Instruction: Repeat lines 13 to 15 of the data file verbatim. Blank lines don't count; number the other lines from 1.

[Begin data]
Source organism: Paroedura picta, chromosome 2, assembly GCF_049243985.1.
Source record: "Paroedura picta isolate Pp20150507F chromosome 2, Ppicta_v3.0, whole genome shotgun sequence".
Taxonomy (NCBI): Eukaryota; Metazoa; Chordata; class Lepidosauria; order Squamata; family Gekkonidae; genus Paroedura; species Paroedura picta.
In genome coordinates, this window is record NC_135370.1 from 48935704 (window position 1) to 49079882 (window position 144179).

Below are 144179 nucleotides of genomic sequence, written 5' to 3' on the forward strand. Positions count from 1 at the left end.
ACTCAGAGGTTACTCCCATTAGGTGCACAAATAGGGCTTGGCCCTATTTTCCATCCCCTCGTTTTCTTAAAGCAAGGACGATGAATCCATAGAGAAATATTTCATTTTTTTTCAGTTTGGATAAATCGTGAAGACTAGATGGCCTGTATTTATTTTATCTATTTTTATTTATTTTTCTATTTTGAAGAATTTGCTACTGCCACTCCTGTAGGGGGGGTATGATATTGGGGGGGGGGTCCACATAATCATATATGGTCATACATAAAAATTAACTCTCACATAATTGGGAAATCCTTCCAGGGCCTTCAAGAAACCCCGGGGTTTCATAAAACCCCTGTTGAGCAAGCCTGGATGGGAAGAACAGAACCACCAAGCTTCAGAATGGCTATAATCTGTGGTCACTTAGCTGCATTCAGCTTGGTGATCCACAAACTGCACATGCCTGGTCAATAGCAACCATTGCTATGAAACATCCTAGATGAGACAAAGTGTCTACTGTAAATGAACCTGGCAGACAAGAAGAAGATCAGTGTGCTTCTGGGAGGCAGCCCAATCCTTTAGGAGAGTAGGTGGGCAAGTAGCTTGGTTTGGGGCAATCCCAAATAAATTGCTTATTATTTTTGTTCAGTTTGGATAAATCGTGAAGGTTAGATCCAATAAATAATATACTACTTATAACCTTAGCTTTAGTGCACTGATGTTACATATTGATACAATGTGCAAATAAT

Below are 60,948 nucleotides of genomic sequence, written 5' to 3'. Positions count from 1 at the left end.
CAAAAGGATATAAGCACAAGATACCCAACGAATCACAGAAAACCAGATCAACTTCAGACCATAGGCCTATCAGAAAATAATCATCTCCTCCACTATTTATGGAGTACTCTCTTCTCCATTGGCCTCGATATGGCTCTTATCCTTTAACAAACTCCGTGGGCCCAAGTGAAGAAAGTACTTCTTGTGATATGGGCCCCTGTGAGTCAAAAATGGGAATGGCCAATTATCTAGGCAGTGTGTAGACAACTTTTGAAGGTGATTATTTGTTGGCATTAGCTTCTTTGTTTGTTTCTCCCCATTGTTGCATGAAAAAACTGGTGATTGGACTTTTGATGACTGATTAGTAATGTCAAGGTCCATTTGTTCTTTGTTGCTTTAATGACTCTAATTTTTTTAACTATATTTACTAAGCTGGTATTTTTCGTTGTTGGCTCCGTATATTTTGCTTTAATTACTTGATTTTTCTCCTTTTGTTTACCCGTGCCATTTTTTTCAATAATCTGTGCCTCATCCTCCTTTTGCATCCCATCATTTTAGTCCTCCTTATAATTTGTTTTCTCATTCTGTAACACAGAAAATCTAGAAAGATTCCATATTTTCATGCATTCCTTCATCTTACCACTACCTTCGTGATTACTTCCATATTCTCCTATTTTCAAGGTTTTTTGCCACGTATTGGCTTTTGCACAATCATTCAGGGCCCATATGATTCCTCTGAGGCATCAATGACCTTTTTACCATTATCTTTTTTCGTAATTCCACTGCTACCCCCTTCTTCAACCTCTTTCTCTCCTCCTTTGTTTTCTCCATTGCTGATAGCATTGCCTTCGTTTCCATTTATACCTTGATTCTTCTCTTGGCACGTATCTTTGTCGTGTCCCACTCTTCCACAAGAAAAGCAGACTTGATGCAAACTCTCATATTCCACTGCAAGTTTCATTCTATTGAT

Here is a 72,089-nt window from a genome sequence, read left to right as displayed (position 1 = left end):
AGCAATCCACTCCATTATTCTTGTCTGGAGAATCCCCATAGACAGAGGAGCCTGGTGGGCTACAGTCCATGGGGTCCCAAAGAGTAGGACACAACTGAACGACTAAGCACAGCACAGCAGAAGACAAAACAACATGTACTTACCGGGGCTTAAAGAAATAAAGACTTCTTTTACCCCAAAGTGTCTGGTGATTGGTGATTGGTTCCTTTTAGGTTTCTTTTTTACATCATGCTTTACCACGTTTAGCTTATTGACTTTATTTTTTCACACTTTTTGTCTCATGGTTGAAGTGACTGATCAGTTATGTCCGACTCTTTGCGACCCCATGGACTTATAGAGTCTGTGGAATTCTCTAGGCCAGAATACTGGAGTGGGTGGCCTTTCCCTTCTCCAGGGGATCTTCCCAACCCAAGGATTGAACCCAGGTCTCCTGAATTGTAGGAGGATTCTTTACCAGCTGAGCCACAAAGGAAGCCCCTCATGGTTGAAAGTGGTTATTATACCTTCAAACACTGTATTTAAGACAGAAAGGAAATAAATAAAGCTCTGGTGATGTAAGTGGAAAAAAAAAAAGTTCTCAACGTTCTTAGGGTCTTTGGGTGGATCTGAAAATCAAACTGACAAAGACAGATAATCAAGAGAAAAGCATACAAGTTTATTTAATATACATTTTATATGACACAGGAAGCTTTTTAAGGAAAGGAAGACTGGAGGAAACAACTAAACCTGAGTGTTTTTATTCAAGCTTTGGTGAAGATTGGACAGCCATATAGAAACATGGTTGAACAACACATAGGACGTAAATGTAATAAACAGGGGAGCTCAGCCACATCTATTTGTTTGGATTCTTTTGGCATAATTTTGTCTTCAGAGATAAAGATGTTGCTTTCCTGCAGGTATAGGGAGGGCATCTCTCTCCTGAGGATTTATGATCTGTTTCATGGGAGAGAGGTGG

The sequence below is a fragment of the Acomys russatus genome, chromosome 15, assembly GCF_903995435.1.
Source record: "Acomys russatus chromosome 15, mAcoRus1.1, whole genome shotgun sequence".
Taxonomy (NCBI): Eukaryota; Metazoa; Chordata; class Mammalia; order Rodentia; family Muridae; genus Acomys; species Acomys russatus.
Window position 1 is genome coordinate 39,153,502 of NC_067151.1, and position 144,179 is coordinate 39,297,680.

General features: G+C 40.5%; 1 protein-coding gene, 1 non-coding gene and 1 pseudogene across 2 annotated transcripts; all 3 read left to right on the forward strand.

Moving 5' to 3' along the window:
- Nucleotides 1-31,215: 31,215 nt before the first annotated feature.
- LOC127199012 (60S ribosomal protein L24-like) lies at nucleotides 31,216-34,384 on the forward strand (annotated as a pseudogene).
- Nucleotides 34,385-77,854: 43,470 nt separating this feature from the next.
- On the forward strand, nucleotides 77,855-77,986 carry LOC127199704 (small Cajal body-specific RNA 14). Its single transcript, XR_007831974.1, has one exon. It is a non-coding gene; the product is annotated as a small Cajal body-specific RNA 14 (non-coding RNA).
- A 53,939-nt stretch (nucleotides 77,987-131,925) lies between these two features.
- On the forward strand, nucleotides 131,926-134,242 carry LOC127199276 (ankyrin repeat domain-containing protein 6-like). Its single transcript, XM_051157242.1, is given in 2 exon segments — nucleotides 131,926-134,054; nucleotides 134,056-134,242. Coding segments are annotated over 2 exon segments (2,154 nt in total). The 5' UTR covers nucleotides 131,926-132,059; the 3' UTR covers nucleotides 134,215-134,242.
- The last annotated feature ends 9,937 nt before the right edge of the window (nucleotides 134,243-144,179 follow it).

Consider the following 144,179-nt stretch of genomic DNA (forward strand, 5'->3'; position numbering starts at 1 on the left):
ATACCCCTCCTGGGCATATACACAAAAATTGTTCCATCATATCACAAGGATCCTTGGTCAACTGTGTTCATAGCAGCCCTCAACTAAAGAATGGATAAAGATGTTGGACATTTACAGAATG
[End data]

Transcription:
Taxonomy (NCBI): Eukaryota; Metazoa; Chordata; class Mammalia; order Rodentia; family Muridae; genus Acomys; species Acomys russatus.
Window position 1 is genome coordinate 39,153,502 of NC_067151.1, and position 144,179 is coordinate 39,297,680.

General features: G+C 40.5%; 1 protein-coding gene, 1 non-coding gene and 1 pseudogene across 2 annotated transcripts; all 3 read left to right on the forward strand.